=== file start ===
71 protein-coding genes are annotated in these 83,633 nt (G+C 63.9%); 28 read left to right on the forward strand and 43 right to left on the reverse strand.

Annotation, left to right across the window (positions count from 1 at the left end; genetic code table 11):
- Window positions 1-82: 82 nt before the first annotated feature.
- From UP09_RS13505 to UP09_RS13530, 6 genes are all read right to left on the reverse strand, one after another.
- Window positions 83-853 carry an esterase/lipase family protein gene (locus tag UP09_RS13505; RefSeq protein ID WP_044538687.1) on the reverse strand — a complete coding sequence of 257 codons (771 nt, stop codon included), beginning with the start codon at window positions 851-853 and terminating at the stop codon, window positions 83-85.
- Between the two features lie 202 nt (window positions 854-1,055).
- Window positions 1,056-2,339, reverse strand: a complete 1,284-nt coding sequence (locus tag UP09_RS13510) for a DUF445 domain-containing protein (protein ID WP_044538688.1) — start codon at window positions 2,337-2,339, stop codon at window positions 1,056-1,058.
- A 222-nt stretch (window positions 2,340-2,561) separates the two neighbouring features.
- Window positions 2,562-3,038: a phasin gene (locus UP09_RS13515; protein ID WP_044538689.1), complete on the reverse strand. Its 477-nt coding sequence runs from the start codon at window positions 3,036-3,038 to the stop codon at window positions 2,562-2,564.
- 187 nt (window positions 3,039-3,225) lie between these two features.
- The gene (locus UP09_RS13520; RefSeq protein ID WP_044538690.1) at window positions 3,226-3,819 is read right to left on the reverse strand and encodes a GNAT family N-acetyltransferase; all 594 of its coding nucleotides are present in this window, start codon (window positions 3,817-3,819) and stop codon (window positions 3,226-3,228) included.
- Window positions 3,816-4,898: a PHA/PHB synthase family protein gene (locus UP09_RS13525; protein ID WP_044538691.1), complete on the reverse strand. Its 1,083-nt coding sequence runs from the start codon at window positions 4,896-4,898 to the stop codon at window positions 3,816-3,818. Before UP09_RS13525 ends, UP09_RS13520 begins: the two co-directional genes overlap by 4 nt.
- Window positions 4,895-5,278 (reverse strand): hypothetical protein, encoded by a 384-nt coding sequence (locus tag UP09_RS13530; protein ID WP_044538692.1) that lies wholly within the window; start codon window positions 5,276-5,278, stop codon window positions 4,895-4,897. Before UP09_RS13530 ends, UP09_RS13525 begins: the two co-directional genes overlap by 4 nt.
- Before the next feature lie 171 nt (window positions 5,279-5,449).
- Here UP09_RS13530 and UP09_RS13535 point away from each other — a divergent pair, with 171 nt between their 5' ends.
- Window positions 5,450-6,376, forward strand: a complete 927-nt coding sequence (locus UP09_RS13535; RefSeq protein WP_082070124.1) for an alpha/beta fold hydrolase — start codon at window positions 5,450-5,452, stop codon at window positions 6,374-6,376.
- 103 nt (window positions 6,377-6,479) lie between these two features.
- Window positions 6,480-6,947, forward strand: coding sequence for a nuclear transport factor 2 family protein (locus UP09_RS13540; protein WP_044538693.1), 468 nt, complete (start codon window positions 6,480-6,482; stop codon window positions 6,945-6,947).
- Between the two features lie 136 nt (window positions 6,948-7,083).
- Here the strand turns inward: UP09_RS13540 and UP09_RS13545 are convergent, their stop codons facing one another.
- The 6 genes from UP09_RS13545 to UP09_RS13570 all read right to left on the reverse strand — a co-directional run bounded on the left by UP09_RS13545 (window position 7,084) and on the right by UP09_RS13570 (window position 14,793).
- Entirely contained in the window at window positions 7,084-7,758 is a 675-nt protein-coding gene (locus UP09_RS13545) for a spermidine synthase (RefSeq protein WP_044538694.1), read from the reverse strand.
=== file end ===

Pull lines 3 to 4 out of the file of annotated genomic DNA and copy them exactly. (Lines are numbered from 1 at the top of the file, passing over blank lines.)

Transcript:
- Window positions 1-82: 82 nt before the first annotated feature.
- From UP09_RS13505 to UP09_RS13530, 6 genes are all read right to left on the reverse strand, one after another.